Some Kind of Wonderful (1987)

Repeat | Aug 11, 2016 | Carlos Castillo

“Some Kind of Wonderful” contains one of the underappreciated film performances of the 1980s. Mary Stuart Masterson as Watts absolutely steals the movie in a very difficult, nuanced part. Let me explain.

The movie was written and produced by John Hughes, who started out in broad comedy (“National Lampoon’s Vacation,” one of my faves) and found a niche in teen angst (“Pretty in Pink,” “The Breakfast Club,” and “Ferris Buehler’s Day Off”). Much like “Pretty in Pink,” this movie has a sub-theme of unrequited love, in this case between Watts, an aspiring drummer, and her friend who happens to be a boy, Keith (Eric Stoltz).

Hughes’ movies also tend to have a helping of tension between the classes, with characters on the wrong side of the tracks trying to fit in with the rich kids. This isn’t surprising, as the 1980s Reaganism ushered in an era of conspicuous consumption, something that we struggle with to this day. Both Keith and Watts are out of the social loop at their high school, especially among their more well-heeled counterparts. Most of the movie involves Keith’s attempt to woo pretty, popular Amanda (Lea Thompson) and prove to himself that he’s not a loser.

But the part of the movie that works best is Keith’s relationship with Watts, who’s portrayed as a tomboy and perceived as a lesbian by her classmates. Secretly, she’s in love with Keith. Stoltz portrays Keith as somewhat of a cypher; is he really just clueless about Watts’ affection or does he know he has Watts in the bag but is holding out for Amanda to requite (kinda like “Let’s Make a Deal”: Do you want $500 or what’s behind Door Number 2)? The ending suggests the former, although Stoltz plays it to keep you guessing.

Ah, this is juicy, compelling stuff. I won’t say this movie was easy to write, but it’s a whole lot easier to write it than it is to perform it, especially the Watts character. Masterson manages to maintain that fine balance between being snarky and love-struck. One of my favorite Watts lines is, as Keith’s temp chauffeur during his big date with Amanda, “Go get your skank.” It’s harsh, crude and funny. But Masterson weaves that in with Watts' pain and vulnerability.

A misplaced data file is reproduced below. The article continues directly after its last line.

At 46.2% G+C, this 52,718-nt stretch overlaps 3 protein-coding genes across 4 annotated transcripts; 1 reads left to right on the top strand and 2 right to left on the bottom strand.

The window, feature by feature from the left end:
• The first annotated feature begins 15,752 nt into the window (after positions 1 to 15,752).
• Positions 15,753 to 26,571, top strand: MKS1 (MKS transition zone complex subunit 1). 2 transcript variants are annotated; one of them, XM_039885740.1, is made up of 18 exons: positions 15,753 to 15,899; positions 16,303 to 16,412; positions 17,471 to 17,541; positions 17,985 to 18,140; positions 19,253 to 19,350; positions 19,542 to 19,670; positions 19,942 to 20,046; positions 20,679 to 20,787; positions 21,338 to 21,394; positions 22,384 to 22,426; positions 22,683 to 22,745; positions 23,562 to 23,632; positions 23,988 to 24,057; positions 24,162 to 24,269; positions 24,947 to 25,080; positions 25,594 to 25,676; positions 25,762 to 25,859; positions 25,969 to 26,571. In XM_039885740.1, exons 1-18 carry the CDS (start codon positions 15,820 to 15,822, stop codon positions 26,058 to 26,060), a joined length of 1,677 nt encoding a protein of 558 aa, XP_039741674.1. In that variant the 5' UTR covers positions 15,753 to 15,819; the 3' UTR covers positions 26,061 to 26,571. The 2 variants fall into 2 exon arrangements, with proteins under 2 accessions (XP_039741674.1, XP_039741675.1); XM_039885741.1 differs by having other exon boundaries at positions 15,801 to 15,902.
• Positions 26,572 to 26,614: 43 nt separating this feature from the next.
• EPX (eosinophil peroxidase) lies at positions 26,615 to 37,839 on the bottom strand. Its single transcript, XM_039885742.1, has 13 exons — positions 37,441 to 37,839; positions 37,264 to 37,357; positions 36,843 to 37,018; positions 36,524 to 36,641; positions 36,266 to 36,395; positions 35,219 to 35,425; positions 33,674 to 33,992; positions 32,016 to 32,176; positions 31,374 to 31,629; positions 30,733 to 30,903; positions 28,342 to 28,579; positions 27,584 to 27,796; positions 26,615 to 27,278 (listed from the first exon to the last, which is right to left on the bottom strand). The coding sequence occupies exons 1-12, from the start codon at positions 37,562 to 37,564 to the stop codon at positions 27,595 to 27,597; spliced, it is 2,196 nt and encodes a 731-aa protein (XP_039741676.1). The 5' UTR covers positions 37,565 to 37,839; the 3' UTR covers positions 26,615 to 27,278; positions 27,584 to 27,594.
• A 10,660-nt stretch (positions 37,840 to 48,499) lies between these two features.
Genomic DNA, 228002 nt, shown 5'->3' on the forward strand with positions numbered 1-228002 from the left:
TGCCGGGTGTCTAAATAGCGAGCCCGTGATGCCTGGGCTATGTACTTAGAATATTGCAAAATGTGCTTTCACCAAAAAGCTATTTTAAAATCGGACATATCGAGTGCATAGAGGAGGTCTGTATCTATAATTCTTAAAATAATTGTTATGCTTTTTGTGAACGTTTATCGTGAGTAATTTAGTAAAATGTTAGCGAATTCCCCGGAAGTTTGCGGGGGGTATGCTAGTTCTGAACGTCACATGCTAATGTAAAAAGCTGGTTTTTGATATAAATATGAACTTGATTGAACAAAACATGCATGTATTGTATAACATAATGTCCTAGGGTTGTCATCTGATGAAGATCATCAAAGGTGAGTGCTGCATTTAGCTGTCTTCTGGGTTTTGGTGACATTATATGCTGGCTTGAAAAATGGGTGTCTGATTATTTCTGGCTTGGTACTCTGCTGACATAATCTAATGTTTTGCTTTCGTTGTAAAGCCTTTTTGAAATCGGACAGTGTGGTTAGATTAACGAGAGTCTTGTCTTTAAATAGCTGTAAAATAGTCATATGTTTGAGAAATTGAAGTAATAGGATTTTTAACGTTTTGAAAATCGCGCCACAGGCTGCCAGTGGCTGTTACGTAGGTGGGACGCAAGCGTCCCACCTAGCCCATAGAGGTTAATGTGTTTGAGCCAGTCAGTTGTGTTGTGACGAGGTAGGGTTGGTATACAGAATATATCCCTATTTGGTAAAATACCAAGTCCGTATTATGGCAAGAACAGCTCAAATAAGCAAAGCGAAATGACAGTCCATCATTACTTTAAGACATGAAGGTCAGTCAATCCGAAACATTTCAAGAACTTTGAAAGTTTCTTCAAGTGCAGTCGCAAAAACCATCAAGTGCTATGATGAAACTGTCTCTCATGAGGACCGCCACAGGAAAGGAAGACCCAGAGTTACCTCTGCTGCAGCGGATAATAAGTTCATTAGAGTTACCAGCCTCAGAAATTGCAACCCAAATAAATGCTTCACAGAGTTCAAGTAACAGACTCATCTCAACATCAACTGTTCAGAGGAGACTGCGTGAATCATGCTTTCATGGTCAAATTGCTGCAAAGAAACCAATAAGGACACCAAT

One of my all-time favorite kissing scenes in movies is when Watts provokes Keith to practice his technique in the gas station garage. Masterson knocks that one out of the park. There’s also a subtle masochistic quality to Watts’ participation in Keith’s courting of Amanda, another aspect that would have been fumbled by a lesser actress.
I have to praise Hughes for keeping true to the Watts character. A hack writer would have written a scene with her dressing up in the style of the day and showing Keith—and the audience—that she’s just as “feminine” as Amanda. Maybe it was director Howard Deutch’s call, but Hughes was a very powerful producer at the time, and his choices probably prevailed.

I would love to see an early version of this screenplay. Evidently the Amanda character was written specifically for Hughes stalwart Molly Ringwald, who turned down the role. I wonder if the Watts character became more pronounced because of this development or if it became more of the focus because of Masterson’s performance during filming.

If you’re an aspiring actress, watch this movie and Masterson in particular. I can’t believe she wasn’t at least nominated for an Academy Award for this role. I guess it’s because it was considered a genre film, a teen flick. And the movie itself has flaws, as Hughes relies on familiar tropes of the time (the rich-kid villain, thug with a heart of gold, overbearing dad). Take out Masterson’s performance and I wouldn’t have watched it more than once.


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